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1.
Topics in Antiviral Medicine ; 31(2):88-89, 2023.
Artigo em Inglês | EMBASE | ID: covidwho-2319643

RESUMO

Background: Data on the effectiveness of the bivalent booster vaccine against COVID-19 breakthrough infection and severe outcomes is limited. Method(s): Using patient-level data from 54 sites in the U.S. National COVID Cohort Collaborative (N3C), we estimated bivalent booster effectiveness against breakthrough infection and outcomes between 09/01/2022 (bivalent vaccine approval date) to 12/15/2022 (most recent data release of N3C) among patients completed 2+ doses of mRNA vaccine. Bivalent booster effectiveness was evaluated among all patients and patients with and without immunosuppressed/compromised conditions (ISC;HIV infection, solid organ/ bone marrow transplant, autoimmune diseases, and cancer). We used logistic regression models to compare the odds of breakthrough infection (COVID-19 diagnosis after the last dose of vaccine) and outcomes (hospitalization, ventilation/ECMO use, or death <=28 days after infection) in the bivalent boosted vs. non-bivalent boosted groups. Models controlled for demographics, comorbidities, geographic region, prior SARS-CoV-2 infection, months since the last dose of non-bivalent vaccine, and prior non-bivalent booster. Result(s): By 12/15/2022, 2,414,904 patients had received 2+ doses of mRNA vaccination, 75,873 of them had received a bivalent booster vaccine, and 24,046 of them had a breakthrough infection. At baseline, the median age was 52 (IQR 36-67) years, 40% male, 63% white, 10% Black, 12% Latinx, 3.5% Asian American/Pacific Islander, and 14% were patients with ISC. Patients received a bivalent booster were more likely to be female and had comorbidities. Bivalent booster was significantly associated with reduced odds of breakthrough infection and hospitalization (Figure). The adjusted odds ratios comparing bivalent vs. non-bivalent group were 0.28 (95% CI 0.25, 0.32) for all patients and 0.33 (95% CI: 0.26, 0.41) for patients with ISC. Compared to the nonbivalent group, the bivalent group had a lower incidence of COVID-19-related hospitalization (151 vs. 41 per 100,000 persons), invasive ventilation/ECMO use (7.5 vs. 1.3 per 100,000 persons), or death (11 vs. 1.3 per 100,000 persons) in all patients during the study period;the incidence of severe outcomes after bivalent boosting was similar among patients with and without ISC. Conclusion(s): A bivalent booster vaccine was highly effective against COVID-19 breakthrough infection and severe outcomes among patients received 2+ doses of mRNA vaccine and offered similar protection in patients with and without ISC. (Figure Presented).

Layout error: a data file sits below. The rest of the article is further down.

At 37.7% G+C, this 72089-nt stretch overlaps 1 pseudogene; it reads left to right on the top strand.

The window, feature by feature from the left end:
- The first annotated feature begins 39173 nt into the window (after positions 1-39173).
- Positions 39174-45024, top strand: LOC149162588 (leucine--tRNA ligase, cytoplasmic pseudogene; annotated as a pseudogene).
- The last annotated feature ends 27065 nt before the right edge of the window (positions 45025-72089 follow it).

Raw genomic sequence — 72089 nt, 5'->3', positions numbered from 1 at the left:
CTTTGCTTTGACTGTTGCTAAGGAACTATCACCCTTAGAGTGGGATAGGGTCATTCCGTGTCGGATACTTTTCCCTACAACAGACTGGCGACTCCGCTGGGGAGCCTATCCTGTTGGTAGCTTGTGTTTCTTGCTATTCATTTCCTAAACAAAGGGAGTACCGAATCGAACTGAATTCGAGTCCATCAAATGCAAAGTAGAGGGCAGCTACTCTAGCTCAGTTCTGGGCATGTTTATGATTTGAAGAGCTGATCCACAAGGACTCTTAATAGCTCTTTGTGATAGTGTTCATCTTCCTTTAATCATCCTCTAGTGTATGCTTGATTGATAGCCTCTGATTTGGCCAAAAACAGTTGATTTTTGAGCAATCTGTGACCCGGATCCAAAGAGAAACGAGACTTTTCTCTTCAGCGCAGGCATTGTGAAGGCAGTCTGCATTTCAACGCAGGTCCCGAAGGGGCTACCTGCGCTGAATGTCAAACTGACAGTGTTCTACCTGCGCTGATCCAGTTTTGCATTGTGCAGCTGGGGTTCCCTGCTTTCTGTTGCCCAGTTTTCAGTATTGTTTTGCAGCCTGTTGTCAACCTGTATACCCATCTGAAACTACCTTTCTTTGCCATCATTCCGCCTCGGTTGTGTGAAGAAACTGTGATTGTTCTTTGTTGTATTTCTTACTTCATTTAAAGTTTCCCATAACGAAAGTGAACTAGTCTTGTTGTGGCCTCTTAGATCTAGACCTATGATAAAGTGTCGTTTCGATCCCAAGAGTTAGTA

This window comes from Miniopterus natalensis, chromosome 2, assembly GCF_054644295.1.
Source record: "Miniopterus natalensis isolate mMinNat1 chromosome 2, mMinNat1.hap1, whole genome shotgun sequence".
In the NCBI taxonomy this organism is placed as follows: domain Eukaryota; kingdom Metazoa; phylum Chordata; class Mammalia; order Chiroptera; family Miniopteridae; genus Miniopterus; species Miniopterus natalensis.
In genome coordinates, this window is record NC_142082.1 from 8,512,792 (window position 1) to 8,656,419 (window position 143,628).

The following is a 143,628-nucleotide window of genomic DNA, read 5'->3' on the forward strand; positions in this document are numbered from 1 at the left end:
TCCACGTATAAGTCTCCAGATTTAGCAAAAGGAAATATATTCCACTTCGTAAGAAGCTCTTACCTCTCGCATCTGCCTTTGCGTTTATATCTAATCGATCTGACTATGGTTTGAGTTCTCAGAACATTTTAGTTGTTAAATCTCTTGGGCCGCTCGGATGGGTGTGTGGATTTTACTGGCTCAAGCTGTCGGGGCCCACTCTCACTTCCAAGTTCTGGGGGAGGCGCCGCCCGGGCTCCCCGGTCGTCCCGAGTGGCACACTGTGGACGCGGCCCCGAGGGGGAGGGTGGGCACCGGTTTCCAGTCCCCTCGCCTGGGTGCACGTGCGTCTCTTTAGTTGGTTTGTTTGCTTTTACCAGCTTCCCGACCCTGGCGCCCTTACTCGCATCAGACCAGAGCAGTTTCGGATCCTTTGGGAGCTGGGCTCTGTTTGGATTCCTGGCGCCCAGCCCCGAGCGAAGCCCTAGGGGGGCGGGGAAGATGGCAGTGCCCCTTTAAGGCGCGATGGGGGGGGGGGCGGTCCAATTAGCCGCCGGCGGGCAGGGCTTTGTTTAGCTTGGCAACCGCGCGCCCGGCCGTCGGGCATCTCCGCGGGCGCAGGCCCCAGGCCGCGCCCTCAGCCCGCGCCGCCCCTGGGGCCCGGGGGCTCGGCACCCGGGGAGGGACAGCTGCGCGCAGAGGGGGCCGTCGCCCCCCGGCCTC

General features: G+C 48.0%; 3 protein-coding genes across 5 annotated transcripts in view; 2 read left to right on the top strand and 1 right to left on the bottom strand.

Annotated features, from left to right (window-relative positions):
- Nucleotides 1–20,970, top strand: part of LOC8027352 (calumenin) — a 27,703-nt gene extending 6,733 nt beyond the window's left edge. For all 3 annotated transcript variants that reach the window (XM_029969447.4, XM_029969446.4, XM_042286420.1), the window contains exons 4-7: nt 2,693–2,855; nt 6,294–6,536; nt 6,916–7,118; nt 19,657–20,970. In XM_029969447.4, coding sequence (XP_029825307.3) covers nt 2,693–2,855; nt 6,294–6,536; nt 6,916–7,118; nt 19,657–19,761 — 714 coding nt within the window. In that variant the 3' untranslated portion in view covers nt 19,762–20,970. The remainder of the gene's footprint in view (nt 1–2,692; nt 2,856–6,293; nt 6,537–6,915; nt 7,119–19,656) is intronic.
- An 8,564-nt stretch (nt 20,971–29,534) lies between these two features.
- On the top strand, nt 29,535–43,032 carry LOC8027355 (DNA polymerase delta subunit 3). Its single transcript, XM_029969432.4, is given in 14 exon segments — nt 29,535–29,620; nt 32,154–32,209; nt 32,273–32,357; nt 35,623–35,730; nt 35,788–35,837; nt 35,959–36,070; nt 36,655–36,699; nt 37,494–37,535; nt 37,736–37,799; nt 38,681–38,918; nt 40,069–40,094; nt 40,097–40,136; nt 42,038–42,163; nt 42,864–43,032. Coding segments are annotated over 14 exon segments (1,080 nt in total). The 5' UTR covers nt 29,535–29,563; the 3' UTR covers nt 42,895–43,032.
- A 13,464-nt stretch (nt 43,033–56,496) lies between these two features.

3.
Journal of the American Society of Nephrology ; 33:318, 2022.
Artigo em Inglês | EMBASE | ID: covidwho-2126191

RESUMO

Background: In the non-immunosuppressed (non-IS) population, female sex is protective against adverse COVID-19 (C19) outcomes, possibly due to estrogenrelated immunity. Sex-based risk is attenuated in IS kidney transplant recipients (KTRs). Exogenous estrogen is associated with reduced C19 mortality in non-IS postmenopausal females. Here, we aimed to study the impact of estrogen or testosterone hormone replacement therapy (HRT) on C19 outcomes in KTRs compared to the general population. Method(s): We studied adult (>45 yrs) KTRs from across the US with C19 from 05-01-20 to 05-12-22, using EHR data from the National COVID Cohort Collaborative. Female and male patients were classified as no HRT, or HRT use in the last 6 months (exogenous systemic estrogens for females;testosterone for males). Using MV cox proportional hazards models and logistic regression, we determined the risk of developing a major adverse renal or cardiac event (MARCE), mortality, and other 90-day post-C19 outcomes. We repeated this analysis in a non-IS control group for comparison. Result(s): Over the study period, 11,498 KTRs and >1.9M non-IS patients were diagnosed with C19. In non-IS, relative to no HRT use, HRT use in the last 6 months was associated with significantly lower risk of MARCE (Hazard Ratio [HR] 0.54, 95% Confidence Interval [CI] 0.51-0.59, for females;0.63, 0.56-0.70, for males), mortality (HR 0.45, CI 0.40-0.51, for females;0.55, 0.45-0.66, for males), and all secondary events for males and females (Figure 1). In KTRs, HRT was not associated with any post-C19 outcome in either males or females;there was a trend towards lower risk in males on HRT vs not on HRT, for most outcomes. Conclusion(s): HRT was protective against adverse C19 outcomes in older non-IS males and females, but not in KTRs. The modifying effects of IS on the benefits of HRT requires further investigation.

4.
Topics in Antiviral Medicine ; 30(1 SUPPL):18-19, 2022.
Artigo em Inglês | EMBASE | ID: covidwho-1880917

RESUMO